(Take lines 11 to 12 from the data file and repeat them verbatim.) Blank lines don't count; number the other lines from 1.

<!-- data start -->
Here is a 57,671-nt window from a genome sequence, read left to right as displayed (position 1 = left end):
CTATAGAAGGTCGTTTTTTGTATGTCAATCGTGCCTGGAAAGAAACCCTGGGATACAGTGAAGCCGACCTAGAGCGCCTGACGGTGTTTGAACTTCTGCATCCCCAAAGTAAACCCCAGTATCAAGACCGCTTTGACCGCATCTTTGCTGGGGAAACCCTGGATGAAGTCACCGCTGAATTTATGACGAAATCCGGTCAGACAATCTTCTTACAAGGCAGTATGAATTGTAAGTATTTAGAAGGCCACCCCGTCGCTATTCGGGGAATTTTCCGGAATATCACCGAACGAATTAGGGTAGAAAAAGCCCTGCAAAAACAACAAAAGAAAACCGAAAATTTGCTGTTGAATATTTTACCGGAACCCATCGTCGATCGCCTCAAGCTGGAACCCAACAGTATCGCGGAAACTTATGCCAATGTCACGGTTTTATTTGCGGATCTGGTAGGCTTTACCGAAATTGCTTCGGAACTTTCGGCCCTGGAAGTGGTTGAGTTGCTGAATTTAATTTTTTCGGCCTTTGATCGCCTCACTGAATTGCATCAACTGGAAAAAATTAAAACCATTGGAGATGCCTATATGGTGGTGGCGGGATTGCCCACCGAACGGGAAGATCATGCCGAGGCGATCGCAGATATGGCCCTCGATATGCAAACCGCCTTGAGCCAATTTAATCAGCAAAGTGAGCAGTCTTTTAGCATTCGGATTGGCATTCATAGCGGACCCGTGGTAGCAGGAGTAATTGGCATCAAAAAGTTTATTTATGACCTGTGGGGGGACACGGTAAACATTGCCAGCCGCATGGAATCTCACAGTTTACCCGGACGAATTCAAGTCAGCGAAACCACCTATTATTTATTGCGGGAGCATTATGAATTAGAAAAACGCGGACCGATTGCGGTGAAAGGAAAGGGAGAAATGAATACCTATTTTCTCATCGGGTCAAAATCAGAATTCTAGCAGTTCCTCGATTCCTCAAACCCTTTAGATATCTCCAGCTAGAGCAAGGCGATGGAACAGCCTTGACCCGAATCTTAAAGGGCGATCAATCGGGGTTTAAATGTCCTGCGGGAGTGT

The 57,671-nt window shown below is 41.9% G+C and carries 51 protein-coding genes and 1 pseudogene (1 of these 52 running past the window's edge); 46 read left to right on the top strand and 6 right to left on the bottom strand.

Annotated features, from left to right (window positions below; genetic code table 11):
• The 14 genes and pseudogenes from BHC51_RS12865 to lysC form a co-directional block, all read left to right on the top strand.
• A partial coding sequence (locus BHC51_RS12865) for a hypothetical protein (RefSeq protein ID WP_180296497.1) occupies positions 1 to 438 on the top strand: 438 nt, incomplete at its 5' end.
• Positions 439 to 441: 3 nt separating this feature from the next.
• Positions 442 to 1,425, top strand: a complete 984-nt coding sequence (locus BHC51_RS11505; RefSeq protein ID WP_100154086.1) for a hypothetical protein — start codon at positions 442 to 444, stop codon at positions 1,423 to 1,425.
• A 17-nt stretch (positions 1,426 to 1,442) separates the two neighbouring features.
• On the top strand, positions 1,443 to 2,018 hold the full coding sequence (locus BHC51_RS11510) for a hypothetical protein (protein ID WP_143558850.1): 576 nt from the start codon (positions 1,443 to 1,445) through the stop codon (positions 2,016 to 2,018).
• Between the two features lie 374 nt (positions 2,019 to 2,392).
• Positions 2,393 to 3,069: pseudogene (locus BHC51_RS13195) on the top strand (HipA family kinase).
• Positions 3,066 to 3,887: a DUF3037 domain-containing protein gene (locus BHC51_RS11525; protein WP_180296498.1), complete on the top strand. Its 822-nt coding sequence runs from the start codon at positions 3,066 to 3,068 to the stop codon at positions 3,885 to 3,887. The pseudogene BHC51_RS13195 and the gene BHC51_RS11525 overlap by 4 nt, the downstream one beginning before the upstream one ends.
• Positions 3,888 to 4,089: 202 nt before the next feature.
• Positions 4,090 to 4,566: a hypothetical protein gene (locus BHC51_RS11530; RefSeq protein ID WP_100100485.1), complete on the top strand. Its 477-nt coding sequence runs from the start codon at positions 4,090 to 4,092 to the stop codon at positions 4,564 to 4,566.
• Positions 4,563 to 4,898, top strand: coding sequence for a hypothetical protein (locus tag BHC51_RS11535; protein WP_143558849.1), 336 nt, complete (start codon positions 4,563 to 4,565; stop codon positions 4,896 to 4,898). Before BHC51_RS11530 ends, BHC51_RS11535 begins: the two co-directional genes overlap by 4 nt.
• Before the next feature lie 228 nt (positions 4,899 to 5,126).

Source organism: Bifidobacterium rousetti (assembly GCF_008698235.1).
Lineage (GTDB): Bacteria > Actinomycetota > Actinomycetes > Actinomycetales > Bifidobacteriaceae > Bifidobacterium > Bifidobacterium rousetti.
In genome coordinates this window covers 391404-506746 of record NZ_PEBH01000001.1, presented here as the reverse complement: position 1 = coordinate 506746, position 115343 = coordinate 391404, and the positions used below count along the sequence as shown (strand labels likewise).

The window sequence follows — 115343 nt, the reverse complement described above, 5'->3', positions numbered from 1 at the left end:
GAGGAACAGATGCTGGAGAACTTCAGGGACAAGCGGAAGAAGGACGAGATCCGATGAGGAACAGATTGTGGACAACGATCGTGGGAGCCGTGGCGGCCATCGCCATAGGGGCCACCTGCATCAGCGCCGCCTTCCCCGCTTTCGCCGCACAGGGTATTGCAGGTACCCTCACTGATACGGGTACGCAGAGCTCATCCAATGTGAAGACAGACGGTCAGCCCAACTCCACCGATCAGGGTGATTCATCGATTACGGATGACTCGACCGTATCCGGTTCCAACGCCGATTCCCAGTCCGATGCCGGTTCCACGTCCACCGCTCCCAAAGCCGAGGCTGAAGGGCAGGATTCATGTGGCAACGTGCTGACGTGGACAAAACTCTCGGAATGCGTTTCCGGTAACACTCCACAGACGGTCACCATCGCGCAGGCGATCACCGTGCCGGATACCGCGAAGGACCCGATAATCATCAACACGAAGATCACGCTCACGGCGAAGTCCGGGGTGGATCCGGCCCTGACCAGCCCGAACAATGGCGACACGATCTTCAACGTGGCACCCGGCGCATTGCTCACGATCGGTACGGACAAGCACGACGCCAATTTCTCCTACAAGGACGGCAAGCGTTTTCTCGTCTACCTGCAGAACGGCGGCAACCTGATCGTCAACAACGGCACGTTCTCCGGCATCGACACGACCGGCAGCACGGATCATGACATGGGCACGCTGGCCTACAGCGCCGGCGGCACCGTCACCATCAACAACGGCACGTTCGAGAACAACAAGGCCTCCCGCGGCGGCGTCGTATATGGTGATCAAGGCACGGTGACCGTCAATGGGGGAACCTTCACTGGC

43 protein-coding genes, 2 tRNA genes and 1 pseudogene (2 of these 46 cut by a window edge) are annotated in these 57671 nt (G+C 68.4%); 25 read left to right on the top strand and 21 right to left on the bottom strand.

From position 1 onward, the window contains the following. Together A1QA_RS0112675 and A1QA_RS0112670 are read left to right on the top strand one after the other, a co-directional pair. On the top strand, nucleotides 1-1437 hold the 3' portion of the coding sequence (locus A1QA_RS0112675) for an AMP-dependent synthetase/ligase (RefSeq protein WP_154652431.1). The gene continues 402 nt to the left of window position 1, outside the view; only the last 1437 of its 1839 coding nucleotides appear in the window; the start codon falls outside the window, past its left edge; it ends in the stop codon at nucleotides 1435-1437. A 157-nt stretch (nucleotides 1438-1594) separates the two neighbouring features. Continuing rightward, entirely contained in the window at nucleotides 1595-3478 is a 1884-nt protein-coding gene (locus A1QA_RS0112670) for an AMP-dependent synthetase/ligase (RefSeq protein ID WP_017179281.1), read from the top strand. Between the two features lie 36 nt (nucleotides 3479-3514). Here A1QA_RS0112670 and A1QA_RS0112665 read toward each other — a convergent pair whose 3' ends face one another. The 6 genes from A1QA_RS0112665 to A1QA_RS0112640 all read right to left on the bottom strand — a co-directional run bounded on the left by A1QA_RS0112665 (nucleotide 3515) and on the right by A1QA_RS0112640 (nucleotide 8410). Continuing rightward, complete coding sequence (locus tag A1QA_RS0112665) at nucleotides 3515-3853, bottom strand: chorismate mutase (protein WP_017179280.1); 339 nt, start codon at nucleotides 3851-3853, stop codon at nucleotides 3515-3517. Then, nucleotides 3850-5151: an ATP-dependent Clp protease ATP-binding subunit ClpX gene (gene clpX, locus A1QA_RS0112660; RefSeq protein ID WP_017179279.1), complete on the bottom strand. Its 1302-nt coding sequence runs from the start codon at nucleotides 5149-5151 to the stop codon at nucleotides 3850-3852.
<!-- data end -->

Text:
• Between the two features lie 374 nt (positions 2,019 to 2,392).
• Positions 2,393 to 3,069: pseudogene (locus BHC51_RS13195) on the top strand (HipA family kinase).